Puffins On Remote Lundy Island
Lundy, what a joy it was to visit in May 2019. Isolation, romance, mystery and, sadly, even cruelty, are words that apply to the island. It makes me realise how much Britain has to offer. The island, at first sight, looks flat and even boring. In reality it proves to be full of secret places and glorious scenery. The puffins on remote Lundy Island are the icon to survival in the face of human exploitation.
We sailed from Bideford in Devon, a pleasure in itself. A river journey of creeks, mud lathered hulks and past the last local boatyard. This, at Appledore, had closed only a few months previously. Out into the Atlantic, seals, a dolphin and unrecognised seabirds before the island appears. Shangri-La could come to mind but Atlantic gales and absence of trees on the skyline shatter that image. The jetty was in a ring of rock and the steep track up to the village looked a challenge. Because of the hill, the less mobile opted for a landrover. At 120 metres above sea level there was a church, a castle, a pub, a farm and a shop. In all, 23 self-catering Landmark Trust properties are available, some a distance from the village.
Our party for four had a two night rental in Government House. This was not ready (the cleaners were on the ferry with us!) so we walked around the south of the island. A lofty lookout to thousands of seabirds on the water. Our property was duly ready, 30 metres from the pub, a sturdy, long, single story building in granite. It was built for the island manager, a maze of rooms furnished in 1800’s style. The windows all looked east to the Devon coast. Tucked down the slope were some stunted trees, festooned with lichen, hiding from the wind. All paths wound through rank grass and wildflowers. Modernity, violence, abuse, wars, all lay across the sea; history was to prove otherwise!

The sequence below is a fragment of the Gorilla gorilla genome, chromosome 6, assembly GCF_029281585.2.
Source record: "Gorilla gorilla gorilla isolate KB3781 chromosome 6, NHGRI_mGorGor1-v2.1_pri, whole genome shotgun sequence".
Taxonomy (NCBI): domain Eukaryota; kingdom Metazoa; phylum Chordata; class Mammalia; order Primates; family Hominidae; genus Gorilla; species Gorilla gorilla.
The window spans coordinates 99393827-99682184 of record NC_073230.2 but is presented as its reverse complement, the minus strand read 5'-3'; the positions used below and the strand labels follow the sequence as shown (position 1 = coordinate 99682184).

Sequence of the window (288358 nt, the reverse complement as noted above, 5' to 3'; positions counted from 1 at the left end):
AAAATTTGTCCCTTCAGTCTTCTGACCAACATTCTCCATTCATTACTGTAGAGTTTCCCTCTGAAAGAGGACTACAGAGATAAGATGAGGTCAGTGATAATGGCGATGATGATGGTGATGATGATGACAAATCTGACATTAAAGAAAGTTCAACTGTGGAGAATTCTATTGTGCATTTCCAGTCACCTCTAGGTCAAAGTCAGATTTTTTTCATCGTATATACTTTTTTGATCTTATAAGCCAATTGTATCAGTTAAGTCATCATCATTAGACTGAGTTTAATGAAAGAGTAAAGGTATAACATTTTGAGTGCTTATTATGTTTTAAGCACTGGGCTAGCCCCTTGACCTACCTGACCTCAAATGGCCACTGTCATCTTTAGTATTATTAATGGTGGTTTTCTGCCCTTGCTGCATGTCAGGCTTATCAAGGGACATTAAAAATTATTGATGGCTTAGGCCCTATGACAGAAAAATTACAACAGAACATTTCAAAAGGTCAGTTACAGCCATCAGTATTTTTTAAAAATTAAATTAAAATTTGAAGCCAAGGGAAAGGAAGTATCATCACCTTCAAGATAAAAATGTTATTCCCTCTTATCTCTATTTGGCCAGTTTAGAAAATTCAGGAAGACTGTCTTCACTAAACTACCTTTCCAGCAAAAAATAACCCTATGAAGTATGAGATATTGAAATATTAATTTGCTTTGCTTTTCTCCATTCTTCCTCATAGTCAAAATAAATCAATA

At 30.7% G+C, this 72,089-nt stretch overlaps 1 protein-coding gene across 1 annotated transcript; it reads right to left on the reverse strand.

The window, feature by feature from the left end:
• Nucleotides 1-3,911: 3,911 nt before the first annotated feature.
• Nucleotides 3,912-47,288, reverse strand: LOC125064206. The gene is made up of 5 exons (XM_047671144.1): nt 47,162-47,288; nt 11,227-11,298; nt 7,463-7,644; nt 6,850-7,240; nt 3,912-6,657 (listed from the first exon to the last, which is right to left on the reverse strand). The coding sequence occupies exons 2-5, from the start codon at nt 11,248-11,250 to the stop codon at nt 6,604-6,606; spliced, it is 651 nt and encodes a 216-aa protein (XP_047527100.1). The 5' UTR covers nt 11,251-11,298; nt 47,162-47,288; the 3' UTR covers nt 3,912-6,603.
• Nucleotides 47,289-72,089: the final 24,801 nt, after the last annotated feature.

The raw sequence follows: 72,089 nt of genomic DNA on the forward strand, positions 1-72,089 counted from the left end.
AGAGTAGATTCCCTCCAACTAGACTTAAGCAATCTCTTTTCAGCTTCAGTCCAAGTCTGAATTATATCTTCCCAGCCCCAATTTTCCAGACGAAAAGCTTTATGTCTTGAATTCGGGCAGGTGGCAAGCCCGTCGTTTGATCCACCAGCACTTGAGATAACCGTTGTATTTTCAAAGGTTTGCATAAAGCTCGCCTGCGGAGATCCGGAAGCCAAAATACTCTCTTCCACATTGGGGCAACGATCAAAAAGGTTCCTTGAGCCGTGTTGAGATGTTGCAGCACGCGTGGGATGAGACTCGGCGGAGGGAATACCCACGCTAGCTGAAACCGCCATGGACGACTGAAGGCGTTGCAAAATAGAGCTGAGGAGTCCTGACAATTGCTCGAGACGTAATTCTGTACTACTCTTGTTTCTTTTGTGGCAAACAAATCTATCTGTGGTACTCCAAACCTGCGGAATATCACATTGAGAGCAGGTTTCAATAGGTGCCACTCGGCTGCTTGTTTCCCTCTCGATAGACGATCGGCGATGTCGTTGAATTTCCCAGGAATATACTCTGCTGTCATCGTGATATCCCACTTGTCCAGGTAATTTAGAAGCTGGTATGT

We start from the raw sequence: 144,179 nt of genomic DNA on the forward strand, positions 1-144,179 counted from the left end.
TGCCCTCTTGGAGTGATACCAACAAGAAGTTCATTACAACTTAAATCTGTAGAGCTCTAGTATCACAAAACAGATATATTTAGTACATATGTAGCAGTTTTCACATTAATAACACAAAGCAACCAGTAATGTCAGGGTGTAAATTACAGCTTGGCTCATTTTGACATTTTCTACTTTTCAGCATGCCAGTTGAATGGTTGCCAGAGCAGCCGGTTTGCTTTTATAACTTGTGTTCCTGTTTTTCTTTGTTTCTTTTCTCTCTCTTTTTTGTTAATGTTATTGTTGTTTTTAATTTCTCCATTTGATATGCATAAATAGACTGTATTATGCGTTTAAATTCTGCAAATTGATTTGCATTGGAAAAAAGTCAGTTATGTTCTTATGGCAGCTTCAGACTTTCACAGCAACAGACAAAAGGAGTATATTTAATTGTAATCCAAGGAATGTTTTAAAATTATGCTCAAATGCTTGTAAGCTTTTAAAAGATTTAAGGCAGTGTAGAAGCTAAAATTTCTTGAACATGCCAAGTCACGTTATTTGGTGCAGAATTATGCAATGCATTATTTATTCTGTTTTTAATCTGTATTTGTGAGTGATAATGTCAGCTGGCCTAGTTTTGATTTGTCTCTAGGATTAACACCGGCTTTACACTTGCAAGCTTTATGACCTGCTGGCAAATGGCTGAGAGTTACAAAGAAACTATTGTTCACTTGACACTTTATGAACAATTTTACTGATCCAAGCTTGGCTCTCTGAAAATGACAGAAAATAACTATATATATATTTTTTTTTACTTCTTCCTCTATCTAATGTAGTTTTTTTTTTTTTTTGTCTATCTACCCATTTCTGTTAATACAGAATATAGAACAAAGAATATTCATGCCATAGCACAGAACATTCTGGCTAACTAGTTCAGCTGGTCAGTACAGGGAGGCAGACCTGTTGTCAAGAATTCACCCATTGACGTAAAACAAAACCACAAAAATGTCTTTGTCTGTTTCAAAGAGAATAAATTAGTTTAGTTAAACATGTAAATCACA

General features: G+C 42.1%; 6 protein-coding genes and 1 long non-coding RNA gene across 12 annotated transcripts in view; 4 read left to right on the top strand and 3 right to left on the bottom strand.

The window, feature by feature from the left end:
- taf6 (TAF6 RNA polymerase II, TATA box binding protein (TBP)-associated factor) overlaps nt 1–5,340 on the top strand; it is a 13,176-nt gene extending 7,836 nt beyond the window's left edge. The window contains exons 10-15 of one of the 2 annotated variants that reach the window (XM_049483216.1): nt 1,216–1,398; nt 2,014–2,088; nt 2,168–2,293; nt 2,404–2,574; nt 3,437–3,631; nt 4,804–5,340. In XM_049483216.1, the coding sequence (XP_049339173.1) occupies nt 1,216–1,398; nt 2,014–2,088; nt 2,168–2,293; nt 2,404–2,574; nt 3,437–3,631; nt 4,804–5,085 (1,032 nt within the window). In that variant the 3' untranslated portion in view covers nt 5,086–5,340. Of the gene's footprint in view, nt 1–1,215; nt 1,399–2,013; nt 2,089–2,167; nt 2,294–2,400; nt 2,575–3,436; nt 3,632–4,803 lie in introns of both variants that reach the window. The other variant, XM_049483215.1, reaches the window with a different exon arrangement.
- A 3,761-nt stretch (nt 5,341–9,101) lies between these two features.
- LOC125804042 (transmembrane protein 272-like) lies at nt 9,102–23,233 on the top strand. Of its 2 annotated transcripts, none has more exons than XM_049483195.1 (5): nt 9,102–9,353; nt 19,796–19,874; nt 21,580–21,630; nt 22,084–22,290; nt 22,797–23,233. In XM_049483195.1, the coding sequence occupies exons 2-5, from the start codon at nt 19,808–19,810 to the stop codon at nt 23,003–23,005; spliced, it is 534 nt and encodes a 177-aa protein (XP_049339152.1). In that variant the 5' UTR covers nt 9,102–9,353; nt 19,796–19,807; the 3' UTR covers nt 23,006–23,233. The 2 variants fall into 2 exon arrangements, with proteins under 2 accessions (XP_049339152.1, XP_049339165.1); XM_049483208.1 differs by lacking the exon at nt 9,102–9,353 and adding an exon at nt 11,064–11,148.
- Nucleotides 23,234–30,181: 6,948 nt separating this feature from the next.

The puffin search began next day with a brisk walk to the North End of the island. It was two miles and we found a mass of white granite and heather. It was a facsimile of Dartmoor. No chalk or flint here. At Gannet Rock, no gannets but eight seals. Their lolling and ‘singing’ expressing safety from predators. We followed the coast westwards with amazing views. Sea foam created massive swirls out into the ocean. We found guillemots, in their thousands and, finally, the puffins on remote Lundy Island. Their numbers are increasing since rats were eradicated.
I did not anticipate Neolithic people living on the island but I was wrong. A few flint artifacts have been found but little real archaeology has been carried out. The island was many times bigger in the past and yet still an island. How did they get there, and why? Zuri would enjoy ready access to lots of birds and eggs but her exploitation would only have been the start.
Puffins on remote Lundy island
Reading up on the history of the island, the fishermen of Ilfracombe and Clovelly were the violence that came by boat. Each year, they took thousands of eggs and over 20,000 bird wings to adorn ladies hats. Worse, puffin feathers made money, 24 dead birds to the pound of feathers. It was uncomfortable reading.
Back to Nature
The island has no surfaced roads for its couple of landrovers and tractors. Silence rules except for the occasional helicopter. Sheep, soay sheep, cattle, deer and goats roam in the oceanic mist. Horses and pigs are in fields. Only the history of human exploitation spoils the image, and that is now over. Well done to the National Trust, the owners, and the Landmark Trust, who manage the island. They have to juggle this delicate balance between tourism and wildlife. The tides dictated that we sailed back to Ilfracombe, a dramatic coast, and Damien Hurst’s magnificent Verity dominated the harbour. What a statement she makes when compared to that twee mermaid at the approach to Copenhagen harbour.